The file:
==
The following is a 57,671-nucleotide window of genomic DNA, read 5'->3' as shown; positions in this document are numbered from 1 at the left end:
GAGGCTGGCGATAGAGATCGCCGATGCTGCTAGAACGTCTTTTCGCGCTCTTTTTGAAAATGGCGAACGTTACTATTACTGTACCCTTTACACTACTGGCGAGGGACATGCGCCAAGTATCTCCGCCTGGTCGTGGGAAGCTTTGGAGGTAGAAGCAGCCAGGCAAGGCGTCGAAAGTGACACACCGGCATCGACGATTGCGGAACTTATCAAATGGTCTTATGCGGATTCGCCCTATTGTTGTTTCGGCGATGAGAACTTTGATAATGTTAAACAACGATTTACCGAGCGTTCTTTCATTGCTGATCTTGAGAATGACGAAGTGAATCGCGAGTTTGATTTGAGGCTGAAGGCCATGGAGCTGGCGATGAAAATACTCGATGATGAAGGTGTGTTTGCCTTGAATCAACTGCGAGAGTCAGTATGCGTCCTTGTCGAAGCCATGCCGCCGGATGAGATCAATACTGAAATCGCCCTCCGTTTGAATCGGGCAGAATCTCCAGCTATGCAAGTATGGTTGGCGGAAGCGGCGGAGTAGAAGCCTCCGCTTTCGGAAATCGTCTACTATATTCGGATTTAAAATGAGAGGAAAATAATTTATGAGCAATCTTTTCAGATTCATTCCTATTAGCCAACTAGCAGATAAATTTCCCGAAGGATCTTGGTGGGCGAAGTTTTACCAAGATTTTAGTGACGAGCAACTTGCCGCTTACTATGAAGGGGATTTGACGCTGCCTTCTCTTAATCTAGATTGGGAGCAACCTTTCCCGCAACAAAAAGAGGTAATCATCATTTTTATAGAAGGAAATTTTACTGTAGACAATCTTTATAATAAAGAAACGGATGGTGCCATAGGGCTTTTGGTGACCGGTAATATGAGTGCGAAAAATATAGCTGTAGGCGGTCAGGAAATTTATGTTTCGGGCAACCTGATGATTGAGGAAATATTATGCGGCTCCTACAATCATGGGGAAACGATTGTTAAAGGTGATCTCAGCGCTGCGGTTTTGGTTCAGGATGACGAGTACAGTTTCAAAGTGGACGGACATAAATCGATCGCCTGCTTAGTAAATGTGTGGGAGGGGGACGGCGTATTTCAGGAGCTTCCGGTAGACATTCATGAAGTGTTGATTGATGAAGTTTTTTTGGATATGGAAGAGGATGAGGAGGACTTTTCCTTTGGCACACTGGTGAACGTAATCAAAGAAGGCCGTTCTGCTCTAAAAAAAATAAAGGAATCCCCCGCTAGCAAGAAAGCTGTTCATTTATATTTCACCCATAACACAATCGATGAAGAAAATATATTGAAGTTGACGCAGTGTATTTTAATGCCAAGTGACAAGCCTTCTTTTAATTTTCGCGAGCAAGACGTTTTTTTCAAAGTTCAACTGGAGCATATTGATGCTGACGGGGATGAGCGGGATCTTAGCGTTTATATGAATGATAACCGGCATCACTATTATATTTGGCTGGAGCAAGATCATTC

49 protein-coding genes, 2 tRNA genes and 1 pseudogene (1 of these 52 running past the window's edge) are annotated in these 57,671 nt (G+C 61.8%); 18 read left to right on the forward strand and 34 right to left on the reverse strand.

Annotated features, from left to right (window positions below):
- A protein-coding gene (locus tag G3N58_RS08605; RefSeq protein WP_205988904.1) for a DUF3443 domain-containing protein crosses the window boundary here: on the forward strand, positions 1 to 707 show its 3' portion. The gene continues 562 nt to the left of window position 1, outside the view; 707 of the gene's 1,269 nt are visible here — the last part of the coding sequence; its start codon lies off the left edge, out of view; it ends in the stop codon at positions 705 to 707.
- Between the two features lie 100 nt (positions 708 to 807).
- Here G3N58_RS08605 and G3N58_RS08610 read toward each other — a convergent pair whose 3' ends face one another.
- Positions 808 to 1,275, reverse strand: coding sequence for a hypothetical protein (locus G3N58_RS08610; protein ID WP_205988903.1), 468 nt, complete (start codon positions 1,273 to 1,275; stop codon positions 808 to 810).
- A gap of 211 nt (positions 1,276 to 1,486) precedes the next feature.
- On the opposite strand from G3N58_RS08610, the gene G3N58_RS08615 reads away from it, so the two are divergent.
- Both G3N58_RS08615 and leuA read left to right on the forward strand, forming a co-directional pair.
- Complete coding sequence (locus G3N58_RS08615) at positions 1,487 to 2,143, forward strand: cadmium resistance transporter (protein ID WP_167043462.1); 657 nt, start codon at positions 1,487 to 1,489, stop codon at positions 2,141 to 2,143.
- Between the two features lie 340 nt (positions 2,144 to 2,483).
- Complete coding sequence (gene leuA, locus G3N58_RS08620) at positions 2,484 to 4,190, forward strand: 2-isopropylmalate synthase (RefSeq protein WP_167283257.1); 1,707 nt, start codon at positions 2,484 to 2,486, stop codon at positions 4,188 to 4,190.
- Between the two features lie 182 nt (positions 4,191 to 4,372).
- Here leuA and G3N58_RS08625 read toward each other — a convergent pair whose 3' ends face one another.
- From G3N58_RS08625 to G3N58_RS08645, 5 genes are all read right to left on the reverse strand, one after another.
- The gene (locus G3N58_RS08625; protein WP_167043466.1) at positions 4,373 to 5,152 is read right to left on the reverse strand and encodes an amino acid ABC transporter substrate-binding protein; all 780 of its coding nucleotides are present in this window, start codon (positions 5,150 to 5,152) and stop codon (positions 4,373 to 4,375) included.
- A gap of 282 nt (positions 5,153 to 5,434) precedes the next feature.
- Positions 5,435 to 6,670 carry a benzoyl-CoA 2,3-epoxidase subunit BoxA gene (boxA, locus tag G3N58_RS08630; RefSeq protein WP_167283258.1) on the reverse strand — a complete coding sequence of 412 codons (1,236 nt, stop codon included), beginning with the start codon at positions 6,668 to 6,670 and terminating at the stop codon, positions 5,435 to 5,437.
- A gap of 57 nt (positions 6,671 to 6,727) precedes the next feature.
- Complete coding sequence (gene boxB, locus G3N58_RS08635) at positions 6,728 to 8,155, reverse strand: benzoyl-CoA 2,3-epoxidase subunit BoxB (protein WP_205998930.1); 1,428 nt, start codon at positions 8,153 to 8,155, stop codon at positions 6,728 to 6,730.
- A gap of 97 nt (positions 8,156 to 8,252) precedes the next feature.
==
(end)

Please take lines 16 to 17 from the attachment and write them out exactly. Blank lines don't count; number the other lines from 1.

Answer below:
- Here leuA and G3N58_RS08625 read toward each other — a convergent pair whose 3' ends face one another.
- From G3N58_RS08625 to G3N58_RS08645, 5 genes are all read right to left on the reverse strand, one after another.